A day after BMC commissioner ordered a probe into the issue of telecom towers coming up in gardens across the city, Bandra corporator Asif Zakaria has given notice of motion for raising the issue in the floor of the house of the corporation. He has asked that the proposal, that sanctioned these towers in open spaces, be reopened and reconsidered.
Zakaria, who is also a member of the standing committee, took this step after a meeting with BMC commissioner Sitaram Kunte along with residents and civic activists on Wednesday.
BMC has given the go-ahead for installing telecom towers across 400 gardens in the city, according to the gardens department. With a conservative estimate of 4 sqmt of open space being occupied by per tower, this would render inaccessible at least 1,600 sqmt of the city’s scarce open spaces.
Officers from Reliance Jio Infocomm, the telecom company, that will be installing the towers as part of its attempts to extend pan-India 4G services, have begun inspecting gardens, and in some cases, installed the towers.
The move has been met with stiff oppositions from local residents. For instance, last week, residents in Borivali’s IC Colony and Bandra stepped in to stop construction of a platform, atop which the towers will be installed, in gardens in their vicinity and corporators were roped in and the crane operators and workers were asked to leave the premises. Activists from NAGAR and AGNI brought this to the notice of Kunte.
“In the DP, there are places reserved for recreation and others for utilities. These telecom towers are utilities. The fact of having a utility which could be hazardous or perceived to be hazardous negates the purpose of having an open space. Are we turning our open spaces into places for utilities? Mandatory signs like ‘Danger, keep away’ around these installations are enough to keep people away,” said Meher Rafaat, trustee, NAGAR.
According to members present at the meeting, Kunte also said that other service providers had also sought permission from the civic body to set up such towers, without naming any. However, Kunte did not respond when asked about this. “BMC has followed the rules made by the Urban Development department of state government and took approvals of statutory committees of corporation before permitting Reliance to install 4G towers,”he said.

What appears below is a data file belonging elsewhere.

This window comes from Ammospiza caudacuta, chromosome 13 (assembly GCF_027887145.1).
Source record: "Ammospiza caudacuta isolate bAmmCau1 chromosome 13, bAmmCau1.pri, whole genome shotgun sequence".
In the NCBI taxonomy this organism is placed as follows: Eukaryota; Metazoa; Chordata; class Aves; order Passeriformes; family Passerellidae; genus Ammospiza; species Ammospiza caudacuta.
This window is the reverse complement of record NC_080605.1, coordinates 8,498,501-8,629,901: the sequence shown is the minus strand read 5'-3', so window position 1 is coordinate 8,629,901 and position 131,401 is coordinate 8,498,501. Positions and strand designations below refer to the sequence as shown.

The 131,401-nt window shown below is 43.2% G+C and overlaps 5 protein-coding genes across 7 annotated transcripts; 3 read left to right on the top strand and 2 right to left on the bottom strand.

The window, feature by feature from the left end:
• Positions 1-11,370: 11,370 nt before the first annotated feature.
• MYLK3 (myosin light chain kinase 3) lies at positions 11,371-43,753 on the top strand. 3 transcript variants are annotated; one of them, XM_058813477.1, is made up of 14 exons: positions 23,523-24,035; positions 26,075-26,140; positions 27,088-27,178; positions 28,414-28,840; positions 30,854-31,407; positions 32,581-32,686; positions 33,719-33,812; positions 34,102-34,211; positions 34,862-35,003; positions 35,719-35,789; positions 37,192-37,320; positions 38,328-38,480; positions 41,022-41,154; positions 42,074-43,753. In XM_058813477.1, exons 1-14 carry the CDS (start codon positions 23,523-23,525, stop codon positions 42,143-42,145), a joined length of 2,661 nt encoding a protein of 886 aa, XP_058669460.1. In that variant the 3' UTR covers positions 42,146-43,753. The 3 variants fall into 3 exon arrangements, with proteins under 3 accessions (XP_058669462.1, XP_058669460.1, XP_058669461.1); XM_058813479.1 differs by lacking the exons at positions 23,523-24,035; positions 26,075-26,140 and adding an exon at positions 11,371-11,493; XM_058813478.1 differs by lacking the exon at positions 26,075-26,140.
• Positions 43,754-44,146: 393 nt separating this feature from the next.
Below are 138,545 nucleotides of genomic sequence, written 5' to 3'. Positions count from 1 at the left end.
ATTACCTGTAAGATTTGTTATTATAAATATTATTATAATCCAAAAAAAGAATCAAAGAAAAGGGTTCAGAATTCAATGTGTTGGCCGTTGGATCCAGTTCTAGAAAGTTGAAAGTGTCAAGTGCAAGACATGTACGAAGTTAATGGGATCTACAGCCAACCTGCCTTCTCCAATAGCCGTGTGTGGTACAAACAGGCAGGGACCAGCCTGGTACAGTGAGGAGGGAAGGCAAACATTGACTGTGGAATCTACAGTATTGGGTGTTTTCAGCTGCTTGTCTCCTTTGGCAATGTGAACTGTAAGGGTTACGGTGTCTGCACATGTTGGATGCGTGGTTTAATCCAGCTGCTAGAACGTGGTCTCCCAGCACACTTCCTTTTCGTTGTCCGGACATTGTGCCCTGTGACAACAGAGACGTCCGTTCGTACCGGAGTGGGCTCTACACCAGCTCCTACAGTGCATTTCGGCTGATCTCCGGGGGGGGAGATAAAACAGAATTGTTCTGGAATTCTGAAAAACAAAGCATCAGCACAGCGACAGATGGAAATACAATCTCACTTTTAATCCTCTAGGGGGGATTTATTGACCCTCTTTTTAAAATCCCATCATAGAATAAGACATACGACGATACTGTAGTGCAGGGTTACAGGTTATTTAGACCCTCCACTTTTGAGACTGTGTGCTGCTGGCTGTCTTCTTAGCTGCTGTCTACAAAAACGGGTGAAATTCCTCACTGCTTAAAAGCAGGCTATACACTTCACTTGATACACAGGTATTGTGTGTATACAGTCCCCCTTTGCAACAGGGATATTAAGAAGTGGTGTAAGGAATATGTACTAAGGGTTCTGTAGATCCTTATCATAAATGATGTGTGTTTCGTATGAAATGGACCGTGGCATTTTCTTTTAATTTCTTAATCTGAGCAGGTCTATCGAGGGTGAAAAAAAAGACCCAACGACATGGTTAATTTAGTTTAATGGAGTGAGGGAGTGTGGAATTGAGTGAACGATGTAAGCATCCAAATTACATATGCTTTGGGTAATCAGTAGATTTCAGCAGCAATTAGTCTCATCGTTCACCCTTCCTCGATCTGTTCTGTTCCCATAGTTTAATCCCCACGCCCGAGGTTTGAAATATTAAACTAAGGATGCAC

Civic activists believe that installing telecom towers in open spaces near residential buildings is an easier route to surpass seeking 70 percent of residents’ consent had the company tried to install the towers in a residential building.
“The tower will directly face by window and I’ll be subject to direct radiation. While we have not allowed mobile towers to come up atop our building because we were wary of radiation, here, with towers in the garden right outside our flats, we will be subject to radiation even without our consent,” said Mahesh Desai, Mhatre Towers, Borivali.
According to the letter by the building proposals department to the company, BMC has sought an indemnity bond from the company indemnifying BMC and its officers against legal dispute or complaint regarding Electro Magnetic Radiation level beyond permissible limit, litigation, damages, risks, untoward incidents.
“In Bandra’s Almeida park, the 25m high tower (approximately the height of a 8-9-storey building) is set to come up in a complete sand pit area with swings and other play apparatus that is used by many children on a daily basis. If the children climb the tower by mistake or any untoward incident takes place, who is to blame? The BMC is the first one to wash its hands off and put on it on the company. When I raised these questions with the Reliance officials on site, they said we could fence the area or shift the swings. Where does it stop then? On paper, we have best laws, but the way it is implemented is for everyone to see,” he said.
Reliance Jio Infocomm did not respond to queries emailed to them.